Pete’s Fresh Market
While remaining true to family ties and roots as a Chicago-centered community grocer, Pete’s Fresh Market (Pete’s) is steadily climbing toward tremendous growth and expansion. The family-owned and -operated company has been a Windy City landmark since the early 1970s when Jimmy Dremonas, owner and founder of Pete’s, and his brothers opened Pete’s Produce, a 1,000-square-foot, full-service produce stand on the city’s south side.
The Dremonas brothers named the business after their father with a vision to take the small stand and transform it into much more. Now, their dream has become reality with nine locations in the greater Chicago area and four more in the works.
Today, Pete’s offers a one-stop shop with a full produce department, meat, poultry and seafood, a deli and dairy cheese island, as well as an in-house bakery, hot-prepared foods section, catering menu, florist and liquor assortment backed by more than 1,400 employees.
Stephanie Dremonas, executive officer of Pete’s, says the company has experienced great success by understanding the Chicago marketplace inside and out, as well as by focusing on quality products at competitive prices.
“The first Pete’s officially opened in 1994, so we’re now in our 20th year of business operating as Pete’s,” she reveals. “Chicago is an ethnically and economically diverse marketplace, and it’s a matter of paying close attention to every location. My family is from Chicago, so we understand the need to serve the different pockets of diversity.”
A complete shopping experience in a close-knit community
Stephanie wears many hats at the company, working alongside sisters Vanessa and Marissa Dremonas, director of business development and human resources director for Pete’s, respectively.
“Our core values are quality, service, aesthetics and competitively priced items,” Stephanie notes. “With these as the driving force, we focus on the best quality for less and an environment that’s beautiful, clean and a place you want to shop.”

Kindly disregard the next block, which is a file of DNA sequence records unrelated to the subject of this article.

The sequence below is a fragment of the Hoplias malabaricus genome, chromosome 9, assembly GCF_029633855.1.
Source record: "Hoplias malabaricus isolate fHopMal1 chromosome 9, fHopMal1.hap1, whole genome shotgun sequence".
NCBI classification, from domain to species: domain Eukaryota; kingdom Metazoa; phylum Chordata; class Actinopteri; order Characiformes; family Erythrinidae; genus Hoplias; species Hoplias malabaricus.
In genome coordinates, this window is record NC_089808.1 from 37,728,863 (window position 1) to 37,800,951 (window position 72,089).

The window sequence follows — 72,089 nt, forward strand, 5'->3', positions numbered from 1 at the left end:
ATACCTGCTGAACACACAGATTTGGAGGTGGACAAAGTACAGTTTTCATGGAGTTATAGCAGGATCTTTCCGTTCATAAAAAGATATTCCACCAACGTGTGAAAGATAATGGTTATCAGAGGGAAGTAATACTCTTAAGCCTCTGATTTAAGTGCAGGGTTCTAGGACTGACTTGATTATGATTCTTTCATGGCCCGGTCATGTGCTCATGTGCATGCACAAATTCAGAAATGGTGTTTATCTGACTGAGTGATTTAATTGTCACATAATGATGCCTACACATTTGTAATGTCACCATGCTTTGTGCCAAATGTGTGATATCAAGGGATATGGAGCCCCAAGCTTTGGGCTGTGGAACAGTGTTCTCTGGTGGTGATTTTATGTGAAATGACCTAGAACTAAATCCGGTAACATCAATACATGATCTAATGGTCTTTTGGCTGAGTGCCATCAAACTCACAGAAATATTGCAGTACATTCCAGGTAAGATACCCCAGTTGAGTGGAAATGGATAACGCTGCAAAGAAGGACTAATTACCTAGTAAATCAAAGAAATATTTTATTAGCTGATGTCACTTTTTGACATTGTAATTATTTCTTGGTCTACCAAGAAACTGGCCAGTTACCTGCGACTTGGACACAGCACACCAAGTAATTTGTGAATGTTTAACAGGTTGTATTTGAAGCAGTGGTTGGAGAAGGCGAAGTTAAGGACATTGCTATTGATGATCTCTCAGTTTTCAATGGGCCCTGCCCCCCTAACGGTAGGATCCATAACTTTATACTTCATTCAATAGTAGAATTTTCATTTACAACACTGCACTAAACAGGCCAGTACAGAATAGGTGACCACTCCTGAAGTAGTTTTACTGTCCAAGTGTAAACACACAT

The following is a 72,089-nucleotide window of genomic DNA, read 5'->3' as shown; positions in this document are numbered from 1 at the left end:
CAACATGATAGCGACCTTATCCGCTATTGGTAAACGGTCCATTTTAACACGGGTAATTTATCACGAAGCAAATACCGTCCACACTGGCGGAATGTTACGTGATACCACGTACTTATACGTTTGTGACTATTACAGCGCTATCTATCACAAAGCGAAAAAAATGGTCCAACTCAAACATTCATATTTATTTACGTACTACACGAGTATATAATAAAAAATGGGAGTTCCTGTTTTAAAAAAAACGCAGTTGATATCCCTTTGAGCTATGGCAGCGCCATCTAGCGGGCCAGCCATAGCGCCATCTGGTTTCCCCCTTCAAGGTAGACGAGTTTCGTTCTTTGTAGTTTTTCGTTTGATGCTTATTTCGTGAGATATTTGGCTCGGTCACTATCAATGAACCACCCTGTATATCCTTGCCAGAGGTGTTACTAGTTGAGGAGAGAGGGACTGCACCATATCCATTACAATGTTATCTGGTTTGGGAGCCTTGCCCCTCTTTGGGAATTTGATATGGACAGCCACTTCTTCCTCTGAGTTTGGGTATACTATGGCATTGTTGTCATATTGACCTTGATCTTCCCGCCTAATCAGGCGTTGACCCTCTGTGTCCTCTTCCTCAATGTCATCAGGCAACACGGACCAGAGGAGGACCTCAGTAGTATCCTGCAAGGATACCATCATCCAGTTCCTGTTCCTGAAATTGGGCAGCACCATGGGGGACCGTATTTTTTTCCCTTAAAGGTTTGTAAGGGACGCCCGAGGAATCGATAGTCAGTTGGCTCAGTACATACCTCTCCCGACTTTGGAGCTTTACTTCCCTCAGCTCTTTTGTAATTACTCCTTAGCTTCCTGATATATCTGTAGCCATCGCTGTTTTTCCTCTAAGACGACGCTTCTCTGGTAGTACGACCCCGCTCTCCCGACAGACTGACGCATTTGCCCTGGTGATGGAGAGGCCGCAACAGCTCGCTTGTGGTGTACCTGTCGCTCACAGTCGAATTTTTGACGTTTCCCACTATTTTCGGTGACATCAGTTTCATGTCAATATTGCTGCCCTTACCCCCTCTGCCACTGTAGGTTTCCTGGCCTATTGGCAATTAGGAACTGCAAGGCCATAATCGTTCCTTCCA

The idea is to transform grocery shopping from a task into a more enjoyable experience with products consumers are excited to eat, as Stephanie says, “From our dinner table to yours.”
“We try to offer everything in one store to save our customers time and money,” she continues. “You end up knowing the butcher and the store manager by name. It’s about a true sense of community. We’re small enough to achieve that, but big enough to grow and stay competitive on pricing and quality.”
While Pete’s has focused on outward geographical expansion, Stephanie says that goal isn’t attainable without inside improvement. “In recent years we have strengthened the center store departments to compete with the low price leaders, such as Walmart,” she reveals. “The perimeter is where we excel in providing quality, service, selection, price and presentation. In light of the recession, consumers are getting smarter. They demand the best quality for the price, and it’s our responsibility as an operator to be competitive with all of our items.”
One area Pete’s truly is developing is the freshly prepared foods section. “We’re working on building this department with more healthy, affordable prepared foods to go,” says Stephanie. “We want our customers to know they don’t have to turn to the frozen section to find a prepared meal and they can be confident it’s not filled with sodium or preservatives because it’s made fresh on premise.”
Pete’s is also expanding its in-store juice bars as another healthy go-to. Offering a range of quality items relies on a network of trusted vendors and suppliers such as Nealey Foods, a regional wholesale distributor and Anthony Marano Company, Pete’s largest produce supplier.
Slow and steady wins the race
With big players such as Dominick’s, a longstanding outlet of the grocery giant Safeway, leaving Chicago and a flood of new companies vying for that market share, Stephanie says the only constant in the industry is change. “The competitive landscape has evolved considerably in the last six months,” she reveals. “Our biggest challenge is to always be ahead of industry trends.”
Despite the changing landscape, Pete’s has found a solid footing for expansion, but not without growing pains. “People underestimate how difficult it is to grow,” says Stephanie. “There are a lot of growing pains when you’re a privately held, grassroots company. We are growing with a purpose, and good things take time. We don’t like to put our name on just anything, and we don’t believe in a cookie-cutter process. We want to be proud of every single wall, every countertop, every shelf; it’s not a quick turnaround to build a custom store like we do.”
“We’re keeping our eye on the prize and the next 40 years,” adds Stephanie. Slowly but surely Pete’s Fresh Market is gaining ground and more market share with the same authenticity and sense of community the Chicago grocer has been known for since 1970.